UPDATE (3/28/2014): Michelle Byrom was not executed on March 27. The Mississippi Supreme Court, which has the final word on executions, did not sign off on Attorney General Jim Hood's request for yesterday's execution date. “That means that the court is not going to set a date at this time,” said court spokesperson Beverly Kraft." The court is also reviewing a post-conviction motion, filed by Byrom's attorneys, to review new evidence in her case.
Mississippi could execute a mentally ill woman by lethal injection tomorrow, despite objections from legal experts and advocates saying she did not receive a fair trial, as well as evidence, unseen by the jury during trial, that places her guilt in doubt.
Michelle Byrom, 53, was sentenced to death in 2000 for plotting to murder her abusive husband, Edward Sr. Prosecutors said Michelle masterminded a plan with her son, Edward Jr., and his friend, Joey Gillis, to kill Edward Sr. and collect on his life insurance plan. According to this version of events, the one presented to a jury, Gillis fatally shot Edward Sr. as he slept in his bed on June 4, 1999. Edward Jr. found his dead father and called 911. Questioned by police, he copped to taking part of a conspiracy, orchestrated by his mother Michelle, to murder his father.
As several media outlets—including The Atlantic and the Jackson Free Press—have documented, there are serious holes in that story. The problem is jurors never saw key pieces of evidence casting doubt on Michelle’s guilt, including letters penned by her son confessing to the crime. On top of that, Michelle’s attorneys made several errors throughout her trial that had detrimental consequences on her fate.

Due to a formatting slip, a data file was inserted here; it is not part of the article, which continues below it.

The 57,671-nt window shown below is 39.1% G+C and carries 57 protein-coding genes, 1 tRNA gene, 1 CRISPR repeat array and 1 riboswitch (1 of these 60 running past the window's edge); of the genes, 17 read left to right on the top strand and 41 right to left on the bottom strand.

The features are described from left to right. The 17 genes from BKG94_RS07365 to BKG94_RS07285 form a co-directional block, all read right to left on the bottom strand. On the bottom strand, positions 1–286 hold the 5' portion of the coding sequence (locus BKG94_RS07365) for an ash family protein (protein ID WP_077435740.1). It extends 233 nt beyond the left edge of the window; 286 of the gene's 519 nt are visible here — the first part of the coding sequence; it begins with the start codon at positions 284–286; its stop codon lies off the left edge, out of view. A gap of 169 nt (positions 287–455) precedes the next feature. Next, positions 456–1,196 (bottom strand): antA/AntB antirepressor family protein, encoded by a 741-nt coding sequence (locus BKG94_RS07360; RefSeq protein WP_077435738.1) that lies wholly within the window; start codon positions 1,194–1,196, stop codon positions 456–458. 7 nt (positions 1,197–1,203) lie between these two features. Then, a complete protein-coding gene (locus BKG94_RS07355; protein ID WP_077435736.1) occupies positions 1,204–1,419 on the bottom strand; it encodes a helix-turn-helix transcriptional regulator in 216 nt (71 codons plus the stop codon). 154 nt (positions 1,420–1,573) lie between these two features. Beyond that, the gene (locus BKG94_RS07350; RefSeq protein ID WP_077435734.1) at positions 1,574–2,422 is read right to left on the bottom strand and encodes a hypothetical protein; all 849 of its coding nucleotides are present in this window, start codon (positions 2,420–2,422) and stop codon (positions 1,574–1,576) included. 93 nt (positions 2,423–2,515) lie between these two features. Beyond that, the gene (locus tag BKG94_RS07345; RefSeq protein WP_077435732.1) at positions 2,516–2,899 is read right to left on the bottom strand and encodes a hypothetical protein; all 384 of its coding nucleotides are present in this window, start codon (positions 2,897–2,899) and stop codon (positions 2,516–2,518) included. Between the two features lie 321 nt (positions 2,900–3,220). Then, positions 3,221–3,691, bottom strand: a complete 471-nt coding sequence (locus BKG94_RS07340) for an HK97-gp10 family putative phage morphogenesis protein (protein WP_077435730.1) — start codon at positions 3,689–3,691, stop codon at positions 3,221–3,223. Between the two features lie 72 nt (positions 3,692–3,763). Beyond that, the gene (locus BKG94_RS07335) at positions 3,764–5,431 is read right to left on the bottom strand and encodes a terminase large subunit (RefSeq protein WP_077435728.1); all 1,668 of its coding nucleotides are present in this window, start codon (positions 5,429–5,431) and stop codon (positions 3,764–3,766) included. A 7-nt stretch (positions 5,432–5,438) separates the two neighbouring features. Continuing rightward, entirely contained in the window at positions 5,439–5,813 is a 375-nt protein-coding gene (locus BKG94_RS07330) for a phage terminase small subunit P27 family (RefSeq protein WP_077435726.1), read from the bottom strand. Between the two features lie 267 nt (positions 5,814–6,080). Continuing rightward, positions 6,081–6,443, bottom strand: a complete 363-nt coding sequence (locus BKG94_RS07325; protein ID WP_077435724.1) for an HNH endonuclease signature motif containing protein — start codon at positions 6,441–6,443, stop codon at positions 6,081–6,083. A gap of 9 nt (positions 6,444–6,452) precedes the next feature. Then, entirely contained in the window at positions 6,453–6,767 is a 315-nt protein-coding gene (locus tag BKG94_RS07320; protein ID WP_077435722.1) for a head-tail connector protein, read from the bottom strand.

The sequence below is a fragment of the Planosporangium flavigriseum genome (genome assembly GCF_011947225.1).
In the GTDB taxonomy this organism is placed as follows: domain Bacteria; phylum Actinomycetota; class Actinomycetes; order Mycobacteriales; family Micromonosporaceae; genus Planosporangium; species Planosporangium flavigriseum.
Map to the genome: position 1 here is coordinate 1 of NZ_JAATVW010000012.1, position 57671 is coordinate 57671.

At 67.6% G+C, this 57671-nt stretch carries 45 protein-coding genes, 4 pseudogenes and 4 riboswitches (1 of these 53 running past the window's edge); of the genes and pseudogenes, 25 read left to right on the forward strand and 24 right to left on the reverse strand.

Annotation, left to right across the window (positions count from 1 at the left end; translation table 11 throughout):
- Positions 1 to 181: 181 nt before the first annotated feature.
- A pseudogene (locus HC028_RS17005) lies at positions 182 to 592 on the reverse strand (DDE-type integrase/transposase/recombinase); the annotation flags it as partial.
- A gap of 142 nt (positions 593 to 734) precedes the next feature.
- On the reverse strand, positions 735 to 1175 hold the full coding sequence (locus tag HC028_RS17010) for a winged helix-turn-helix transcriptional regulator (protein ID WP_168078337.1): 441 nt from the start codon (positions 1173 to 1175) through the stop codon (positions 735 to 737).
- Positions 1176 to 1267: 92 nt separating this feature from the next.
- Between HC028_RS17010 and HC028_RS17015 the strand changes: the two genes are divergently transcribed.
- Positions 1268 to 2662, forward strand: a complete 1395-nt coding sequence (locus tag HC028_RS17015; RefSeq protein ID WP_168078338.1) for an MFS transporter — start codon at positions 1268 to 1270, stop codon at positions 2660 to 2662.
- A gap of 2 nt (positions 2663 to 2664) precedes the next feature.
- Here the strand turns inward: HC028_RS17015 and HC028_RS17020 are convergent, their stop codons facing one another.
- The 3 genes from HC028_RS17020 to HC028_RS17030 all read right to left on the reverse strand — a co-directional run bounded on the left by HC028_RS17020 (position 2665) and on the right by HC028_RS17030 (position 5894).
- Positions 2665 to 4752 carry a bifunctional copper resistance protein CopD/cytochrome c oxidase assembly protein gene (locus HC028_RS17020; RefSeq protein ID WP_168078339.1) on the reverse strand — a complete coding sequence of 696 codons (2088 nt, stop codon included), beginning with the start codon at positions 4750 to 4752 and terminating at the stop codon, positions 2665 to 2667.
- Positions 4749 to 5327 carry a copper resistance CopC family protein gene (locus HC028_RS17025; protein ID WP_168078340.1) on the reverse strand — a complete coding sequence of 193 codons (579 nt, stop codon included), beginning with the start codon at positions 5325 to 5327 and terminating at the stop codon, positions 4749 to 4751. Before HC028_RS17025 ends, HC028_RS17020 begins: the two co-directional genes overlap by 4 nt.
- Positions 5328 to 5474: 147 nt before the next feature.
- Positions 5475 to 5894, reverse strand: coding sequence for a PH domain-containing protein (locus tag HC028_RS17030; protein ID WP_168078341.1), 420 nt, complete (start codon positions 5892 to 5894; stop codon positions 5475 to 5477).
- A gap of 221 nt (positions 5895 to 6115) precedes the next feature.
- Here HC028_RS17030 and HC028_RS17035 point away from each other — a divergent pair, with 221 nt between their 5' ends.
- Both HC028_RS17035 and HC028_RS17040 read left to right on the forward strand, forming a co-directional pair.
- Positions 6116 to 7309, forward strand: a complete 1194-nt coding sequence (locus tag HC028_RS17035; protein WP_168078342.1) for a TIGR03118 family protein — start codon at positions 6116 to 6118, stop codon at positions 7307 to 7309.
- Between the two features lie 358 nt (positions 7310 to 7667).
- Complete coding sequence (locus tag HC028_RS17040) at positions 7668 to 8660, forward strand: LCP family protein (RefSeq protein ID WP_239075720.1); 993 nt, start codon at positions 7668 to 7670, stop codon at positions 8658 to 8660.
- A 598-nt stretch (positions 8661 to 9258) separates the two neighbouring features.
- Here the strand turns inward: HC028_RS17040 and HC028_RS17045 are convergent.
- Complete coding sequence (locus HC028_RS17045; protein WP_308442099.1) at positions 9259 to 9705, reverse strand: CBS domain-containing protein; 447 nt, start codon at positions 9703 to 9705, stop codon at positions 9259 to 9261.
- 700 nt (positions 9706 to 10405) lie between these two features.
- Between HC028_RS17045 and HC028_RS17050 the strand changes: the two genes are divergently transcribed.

Here’s a rundown of the most troubling aspects of Michelle’s case:
Michelle’s son Edward Byrom Jr. confessed multiple times to killing his father. The jury did not hear any of these confessions.
On four different occasions, Edward Jr. confessed that he, not Gillis, pulled the trigger on his father. Three of these confessions came by way of jailhouse letters, smuggled to his mother as she sat on death row. In one letter, Edward Jr. writes that he shot Edward Sr. in a fit of rage after his father hurled insults at him:
I sit in my room for a good 1 1/2-2 hours, and dad comes in my room, and goes off on me, calling me bastard, nogood, mistake, and telling me I'm inconciderate [sic] and just care about my self, and he slaps me, then goes back to his room.
As I sat on my bed, tears of rage flowing, remembering my childhood my anger kept building and building, and I went to my car, got the 9mm, and walked to his room, peeked in, and he was asleep. I walked about 2 steps in the door, and screamed, and shut my eyes, when I heard him move, I started firing. When I opened my eyes again, I freaked! I grabbed what casings I saw, and threw them into the bushes, grabbed the gun, and went to town.
Edward Jr. also admitted to killing his father in a statement given to a court-appointed psychologist. Trial judge Thomas Gardner, who sentenced Michelle to death, was made aware of this statement, according to the Jackson Free Press. But Gardner did not disclose the statement to jurors and also did not permit the confessional letters to be entered into evidence.